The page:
2. In the Description field, enter a description for the command authorization set.

  3. Click the Deny radio button.

  4. Enter the show command in the field above the Add Command button, and then click Add Command.

  5. Check the Permit Unmatched Args check box, and click Submit

acs_shell_auth02.gif

Scenario 3: Privilege for Restricted Access

In this scenario, users are able to use selective commands.

In the Shell Command Authorization Set area of the Shared Profile Components window, configure these settings:

  1. In the name field, enter Restrict_access as the name of the command authorization set.

  2. Click the Deny radio button.

  3. Enter the commands you want to allow on the AAA clients.

    1. In the field located above the Add Command button, enter the show command, and click Add Command.

      acs_shell_auth11.gif

    2. Enter the configure command, and click Add Command.

    3. Select the configure command, and enter permit terminal in the field to the right.

      acs_shell_auth12.gif

    4. Enter the interface command, and click Add Command.

    5. Select the interface command, and enter permit Ethernet in the field to the right.

      acs_shell_auth13.gif

    6. Enter the ethernet command, and click Add Command.

    7. Select the interface command, and enter permit timeout, permit bandwidth, and permit description in the field to the right.

      acs_shell_auth14.gif

    8. Enter the bandwidth command, and click Add Command.

      acs_shell_auth15.gif

    9. Enter the timeout command, and click Add Command.

      acs_shell_auth17.gif

    10. Enter the description command, and click Add Command.

      acs_shell_auth16.gif

  4. Click Submit.

Associate the Shell Command Authorization Set to User Group

Refer to the Configuring a Shell Command Authorization Set for a User Group section of the User Guide for Cisco Secure Access Control Server 4.1 for more information about how to configure the shell command authorization set configuration for user groups.

Associate the Shell Command Authorization Set (ReadWrite Access) to User Group (Admin Group)

  1. In the ACS window, click Group Setup, and choose Admin Group from the Group drop-down list.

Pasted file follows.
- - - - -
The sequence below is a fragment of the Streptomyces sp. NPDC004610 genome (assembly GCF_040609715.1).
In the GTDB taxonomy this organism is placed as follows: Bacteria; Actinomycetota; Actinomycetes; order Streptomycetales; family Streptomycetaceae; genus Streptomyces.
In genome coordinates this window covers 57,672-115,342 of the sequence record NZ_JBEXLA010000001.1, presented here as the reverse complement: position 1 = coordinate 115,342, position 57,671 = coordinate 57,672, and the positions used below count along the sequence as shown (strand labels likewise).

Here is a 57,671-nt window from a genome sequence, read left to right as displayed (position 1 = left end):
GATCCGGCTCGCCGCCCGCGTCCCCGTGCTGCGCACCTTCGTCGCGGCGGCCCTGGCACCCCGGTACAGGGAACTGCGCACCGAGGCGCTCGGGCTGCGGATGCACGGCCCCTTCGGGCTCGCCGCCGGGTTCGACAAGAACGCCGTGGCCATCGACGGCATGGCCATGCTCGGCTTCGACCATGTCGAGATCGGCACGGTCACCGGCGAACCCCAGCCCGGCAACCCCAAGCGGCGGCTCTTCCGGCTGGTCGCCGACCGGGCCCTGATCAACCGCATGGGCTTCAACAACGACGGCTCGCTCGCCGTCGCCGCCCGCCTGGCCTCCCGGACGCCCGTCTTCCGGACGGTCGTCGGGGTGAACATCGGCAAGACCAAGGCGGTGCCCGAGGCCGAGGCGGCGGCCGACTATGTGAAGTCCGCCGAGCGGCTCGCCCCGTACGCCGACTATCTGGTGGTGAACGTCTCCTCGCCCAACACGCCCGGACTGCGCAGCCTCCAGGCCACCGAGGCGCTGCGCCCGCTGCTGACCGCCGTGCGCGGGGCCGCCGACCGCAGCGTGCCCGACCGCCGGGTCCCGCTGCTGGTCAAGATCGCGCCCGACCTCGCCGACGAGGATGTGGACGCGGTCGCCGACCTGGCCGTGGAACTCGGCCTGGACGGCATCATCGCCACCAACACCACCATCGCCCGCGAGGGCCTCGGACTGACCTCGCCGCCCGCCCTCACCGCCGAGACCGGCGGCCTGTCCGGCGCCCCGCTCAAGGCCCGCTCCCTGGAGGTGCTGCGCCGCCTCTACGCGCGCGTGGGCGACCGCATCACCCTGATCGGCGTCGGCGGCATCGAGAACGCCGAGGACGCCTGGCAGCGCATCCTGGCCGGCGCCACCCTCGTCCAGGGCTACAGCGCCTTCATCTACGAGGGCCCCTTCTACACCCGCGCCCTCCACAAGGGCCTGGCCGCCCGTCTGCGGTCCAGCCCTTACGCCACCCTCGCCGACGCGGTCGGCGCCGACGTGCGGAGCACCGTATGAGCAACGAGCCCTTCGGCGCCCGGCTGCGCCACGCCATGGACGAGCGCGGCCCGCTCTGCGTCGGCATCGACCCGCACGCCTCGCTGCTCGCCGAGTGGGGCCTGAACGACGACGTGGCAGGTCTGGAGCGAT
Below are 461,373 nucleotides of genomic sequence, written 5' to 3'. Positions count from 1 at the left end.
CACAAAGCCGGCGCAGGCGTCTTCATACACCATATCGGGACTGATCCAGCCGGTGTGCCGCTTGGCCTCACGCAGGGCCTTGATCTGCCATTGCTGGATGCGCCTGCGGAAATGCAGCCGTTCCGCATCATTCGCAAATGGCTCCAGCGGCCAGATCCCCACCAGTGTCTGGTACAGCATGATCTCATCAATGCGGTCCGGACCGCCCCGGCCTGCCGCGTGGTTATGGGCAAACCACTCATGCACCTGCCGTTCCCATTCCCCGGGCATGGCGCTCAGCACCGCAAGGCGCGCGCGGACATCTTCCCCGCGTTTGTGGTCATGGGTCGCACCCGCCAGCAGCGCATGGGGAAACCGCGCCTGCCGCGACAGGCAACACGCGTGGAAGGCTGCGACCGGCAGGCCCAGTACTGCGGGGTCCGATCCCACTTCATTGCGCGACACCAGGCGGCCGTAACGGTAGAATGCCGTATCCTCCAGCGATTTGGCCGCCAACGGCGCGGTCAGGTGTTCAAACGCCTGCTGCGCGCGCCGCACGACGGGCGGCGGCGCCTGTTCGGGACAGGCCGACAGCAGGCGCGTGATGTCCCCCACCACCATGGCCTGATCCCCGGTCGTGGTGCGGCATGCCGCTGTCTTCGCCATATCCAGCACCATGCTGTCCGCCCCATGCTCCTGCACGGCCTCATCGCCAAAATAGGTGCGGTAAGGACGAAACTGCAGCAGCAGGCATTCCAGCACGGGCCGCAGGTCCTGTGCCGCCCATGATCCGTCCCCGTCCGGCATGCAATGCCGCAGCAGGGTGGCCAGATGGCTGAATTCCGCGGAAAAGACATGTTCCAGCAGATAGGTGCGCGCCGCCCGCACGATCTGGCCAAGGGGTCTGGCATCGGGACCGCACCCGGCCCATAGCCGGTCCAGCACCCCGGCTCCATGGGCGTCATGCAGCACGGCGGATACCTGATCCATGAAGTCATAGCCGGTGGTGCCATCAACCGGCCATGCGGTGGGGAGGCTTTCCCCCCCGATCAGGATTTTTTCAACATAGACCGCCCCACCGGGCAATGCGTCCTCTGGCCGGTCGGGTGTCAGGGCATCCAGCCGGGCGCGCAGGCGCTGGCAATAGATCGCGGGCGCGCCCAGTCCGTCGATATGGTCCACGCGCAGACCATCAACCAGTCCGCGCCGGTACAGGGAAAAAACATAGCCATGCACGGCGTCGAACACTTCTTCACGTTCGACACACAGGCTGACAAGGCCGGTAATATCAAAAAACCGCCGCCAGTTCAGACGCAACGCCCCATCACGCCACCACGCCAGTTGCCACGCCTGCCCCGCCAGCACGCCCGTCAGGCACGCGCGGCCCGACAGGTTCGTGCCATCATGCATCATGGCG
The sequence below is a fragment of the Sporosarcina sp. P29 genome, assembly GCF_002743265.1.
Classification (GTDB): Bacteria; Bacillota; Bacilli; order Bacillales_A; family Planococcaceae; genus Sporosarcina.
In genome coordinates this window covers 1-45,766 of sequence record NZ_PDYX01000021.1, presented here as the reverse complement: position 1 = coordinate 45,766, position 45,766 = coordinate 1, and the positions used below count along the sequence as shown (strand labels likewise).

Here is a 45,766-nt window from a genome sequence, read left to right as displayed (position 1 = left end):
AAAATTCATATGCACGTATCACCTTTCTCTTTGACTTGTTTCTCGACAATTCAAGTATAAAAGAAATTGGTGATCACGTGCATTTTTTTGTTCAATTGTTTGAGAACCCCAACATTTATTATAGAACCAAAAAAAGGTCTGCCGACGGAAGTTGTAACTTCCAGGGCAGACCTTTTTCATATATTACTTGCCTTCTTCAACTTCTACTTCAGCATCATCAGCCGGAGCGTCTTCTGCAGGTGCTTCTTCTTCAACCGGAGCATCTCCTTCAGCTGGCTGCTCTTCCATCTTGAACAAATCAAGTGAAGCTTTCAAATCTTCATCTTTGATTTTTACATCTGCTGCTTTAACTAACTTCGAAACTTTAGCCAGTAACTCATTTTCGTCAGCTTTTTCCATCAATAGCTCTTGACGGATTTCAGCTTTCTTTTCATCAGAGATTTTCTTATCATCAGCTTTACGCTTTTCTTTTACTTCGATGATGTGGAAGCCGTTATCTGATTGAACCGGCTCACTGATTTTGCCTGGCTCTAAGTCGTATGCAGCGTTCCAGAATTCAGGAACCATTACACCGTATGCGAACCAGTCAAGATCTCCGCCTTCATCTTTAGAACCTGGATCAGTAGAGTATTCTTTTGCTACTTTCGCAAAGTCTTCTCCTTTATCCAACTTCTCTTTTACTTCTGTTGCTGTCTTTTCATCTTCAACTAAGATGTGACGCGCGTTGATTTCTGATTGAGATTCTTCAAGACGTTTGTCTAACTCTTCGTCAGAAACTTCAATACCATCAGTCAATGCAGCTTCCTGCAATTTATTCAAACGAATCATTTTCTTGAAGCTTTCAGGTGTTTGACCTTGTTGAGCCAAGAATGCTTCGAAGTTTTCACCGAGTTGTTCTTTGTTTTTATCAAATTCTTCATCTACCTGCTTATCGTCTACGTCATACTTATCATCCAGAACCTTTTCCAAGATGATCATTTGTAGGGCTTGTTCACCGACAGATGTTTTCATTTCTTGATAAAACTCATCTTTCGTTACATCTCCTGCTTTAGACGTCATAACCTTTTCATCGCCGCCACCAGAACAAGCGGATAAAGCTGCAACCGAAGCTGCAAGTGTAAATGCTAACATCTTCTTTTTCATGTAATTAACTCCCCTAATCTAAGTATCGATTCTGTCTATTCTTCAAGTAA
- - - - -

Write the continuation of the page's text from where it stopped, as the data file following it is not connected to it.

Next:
acs_shell_auth03.gif

  2. Click Edit Settings.

  3. From the Jump To drop-down list, choose Enable Options.

  4. In the Enable Options area, click the Max Privilege for any AAA client radio button, and choose Level 15 from the drop-down list.

    acs_shell_auth04.gif

  5. From the Jump To drop-down list, choose TACACS+.

  6. In the TACACS+ Settings area, check the Shell (exec) check box, check the Privilege level check box, and enter 15 in the Privilege level field.

    acs_shell_auth05.gif

  7. In the Shell Command Authorization Set area, click the Assign a Shell Command Authorization Set for any network device radio button, and choose ReadWriteAccess from the drop-down list.

    acs_shell_auth06.gif

  8. Click Submit

Associate the Shell Command Authorization Set (ReadOnly Access) to User Group (Read-Only Group)

  1. In the ACS Window, click Group Setup, and choose Read-Only Group from the Group drop-down list.

    acs_shell_auth07.gif

  2. Click Edit Settings.

  3. From the Jump To drop-down list, choose Enable Options.

  4. In the Enable Options area, click the Max Privilege for any AAA client radio button, and choose Level 1 from the drop-down list.

    acs_shell_auth08.gif

  5. In the TACACS+ Settings area, check the Shell (exec) check box, check the Privilege level check box, and enter 1 in the Privilege level field.

    acs_shell_auth09.gif